Parents with young children in early care and education programs like Early Head Start may also need other kinds of support. They may need affordable higher education alternatives like community college, or job training and economic support from workforce development programs. Helping clients navigate the complexities of different programs can be difficult for service providers, especially when it comes to ensuring the right coordination between services for parents and their children. Better program coordination may lead to greater benefits for families than individual service providers could achieve alone. Coordination requires systems change, however—change achieved through active partnerships, engaged leadership, cooperative planning, data-informed decision making, strategic use of resources, and innovative problem solving.
Mathematica’s new digital resource on improving family outcomes through coordinated services speaks directly to this need. Our partnership framework, which shows how local partnerships tend to evolve through stages of cooperation, coordination, and collaboration, was developed to help staff document their specific approaches to coordinated services and assess the approaches’ quality and intensity necessary to have an impact on parent and child outcomes.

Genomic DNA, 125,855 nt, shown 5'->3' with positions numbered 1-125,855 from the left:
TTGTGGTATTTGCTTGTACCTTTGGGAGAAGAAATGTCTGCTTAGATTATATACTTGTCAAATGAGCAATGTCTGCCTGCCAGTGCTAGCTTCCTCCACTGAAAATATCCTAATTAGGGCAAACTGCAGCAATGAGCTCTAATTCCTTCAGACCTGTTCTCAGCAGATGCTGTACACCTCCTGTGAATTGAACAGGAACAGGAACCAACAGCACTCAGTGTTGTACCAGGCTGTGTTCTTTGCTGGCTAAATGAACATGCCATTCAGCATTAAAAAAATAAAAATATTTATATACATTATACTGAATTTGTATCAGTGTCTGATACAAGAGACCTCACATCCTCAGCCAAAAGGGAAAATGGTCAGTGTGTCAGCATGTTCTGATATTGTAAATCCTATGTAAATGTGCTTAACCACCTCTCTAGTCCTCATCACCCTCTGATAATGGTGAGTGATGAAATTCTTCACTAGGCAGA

Beyond sharing the tools and information available now, the digital resource describes upcoming initiatives that will help programs use rapid-cycle testing to pilot their approach to coordinated services and give decision makers timely and actionable evidence on possible ways to improve program outcomes. We also bring to light several culturally responsive best practices and innovative methods that multigenerational programs can use to overcome access disparities among communities of color and communities experiencing poverty.
For more information about Mathematica’s coordinated services work, or to speak with one of our experts, email email@example.com.